From the Canary Islands to Crete: sailing the Mediterranean straits, Part II

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    • From the Canary Islands to Crete: sailing the Mediterranean straits, Part II

      oceanblogs.org schrieb:

      Bottlenecks – part II (read part I here)
      In our final blog we will re-capture our journey through the Mediterranean as it is not very often that one gets to travel from one end almost to the other. The Mediterranean is unique because of its numerous passages and straits. These maritime bottlenecks also characterized our journey, but luckily proved to be the only bottlenecks we had to break! So come along with us and take our tour again through Mare Nostrum, our sea, and learn about its rich cultural and geological inheritance while we are heading towards the port of Heraklion on our last transit, enjoying every glimpse of the sea that we get while packing our equipment, cleaning the labs and getting hooked on the data that we collected over the last weeks – just like scientists do!
      See you all back home in a little while,

      Heidrun Kopp
      Chief Scientist MSM-71, at sea

       

      In the steps of ancient traders
      The Maria S Merian, bound for Heraklion, on the isle of Crete, needs three weeks to get there, including the deployment and recovery of some 50 OBS (Ocean Bottom Seismometers) and OBH (Ocean Bottom Hydrophone) systems. Like there are many ways that lead to Rome, there are many sea routes that lead from Gran Canaria to Crete. From the broad Atlantic waters (photo 1) to the narrow passages in the Mediterranean Sea (photo 2- 5), on this journey, we encounter all. Most of the small straits we sail through have been explored and used to the advantage of lost cultivations. How did ancient seafarers use the straits? Who were the people that did all the exploration for us so we can now safely use these passages to cross the Mediterranean from west to east?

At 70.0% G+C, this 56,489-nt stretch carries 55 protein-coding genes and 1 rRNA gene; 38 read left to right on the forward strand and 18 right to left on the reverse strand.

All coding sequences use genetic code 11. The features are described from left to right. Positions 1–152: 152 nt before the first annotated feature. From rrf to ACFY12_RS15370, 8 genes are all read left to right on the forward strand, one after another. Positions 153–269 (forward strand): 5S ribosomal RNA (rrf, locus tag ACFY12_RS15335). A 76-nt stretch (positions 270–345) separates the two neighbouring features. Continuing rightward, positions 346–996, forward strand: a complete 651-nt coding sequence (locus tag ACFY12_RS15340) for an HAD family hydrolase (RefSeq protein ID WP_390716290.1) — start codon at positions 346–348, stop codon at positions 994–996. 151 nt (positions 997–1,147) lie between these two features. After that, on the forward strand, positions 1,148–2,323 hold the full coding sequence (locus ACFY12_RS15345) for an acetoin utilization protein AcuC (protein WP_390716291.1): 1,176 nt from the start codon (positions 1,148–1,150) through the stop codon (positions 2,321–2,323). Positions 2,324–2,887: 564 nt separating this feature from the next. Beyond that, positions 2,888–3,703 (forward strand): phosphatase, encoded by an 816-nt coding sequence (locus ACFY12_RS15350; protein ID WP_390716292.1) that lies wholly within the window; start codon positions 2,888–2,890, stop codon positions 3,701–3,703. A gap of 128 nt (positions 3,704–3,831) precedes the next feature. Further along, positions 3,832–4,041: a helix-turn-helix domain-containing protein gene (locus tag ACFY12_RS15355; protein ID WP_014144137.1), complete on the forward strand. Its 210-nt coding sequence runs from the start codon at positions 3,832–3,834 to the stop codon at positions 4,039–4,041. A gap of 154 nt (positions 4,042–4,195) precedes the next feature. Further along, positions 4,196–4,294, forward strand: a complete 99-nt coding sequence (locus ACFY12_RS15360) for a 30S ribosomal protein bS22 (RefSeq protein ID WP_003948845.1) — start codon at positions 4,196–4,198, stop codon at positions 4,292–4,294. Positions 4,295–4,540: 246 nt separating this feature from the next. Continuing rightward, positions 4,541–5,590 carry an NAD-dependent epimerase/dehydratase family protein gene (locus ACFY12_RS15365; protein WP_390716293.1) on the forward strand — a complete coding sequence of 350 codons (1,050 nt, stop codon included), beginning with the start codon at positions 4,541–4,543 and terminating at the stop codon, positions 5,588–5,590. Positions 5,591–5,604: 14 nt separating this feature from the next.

Strait of Gibraltar
      The Canary Islands are located in the middle of the Atlantic Ocean. Before the Maria S Merian reaches the western gateway of the Mediterranean Sea, the Strait of Gibraltar, the Atlantic Ocean has to be crossed. At its narrowest point, the strait measures only 14.3 km. This very short distance has been used by several cultivations through history. According to Wikipedia, Carthagians, Romans, Moors and Berbers all used the strait, mainly used for campaigning and travelling. It has not always been a cross-way though. By the end of the 15th century the Strait of Gibraltar functioned as a barrier, when the last Muslim governors were driven out by the Spanish. Ever since this event, both sides of the strait developed distinct cultures, languages and religions.

      Sunrise over the Strait of Gibraltar as seen from the Monkey Island of the Maria S Merian. Photo: A. Beniest/UMPC

      Sunrise over the Strait of Gibraltar as seen from
      the Monkey Island of the Maria S Merian.
      Photo: A. Beniest/UMPC

      Strait of Bonifacio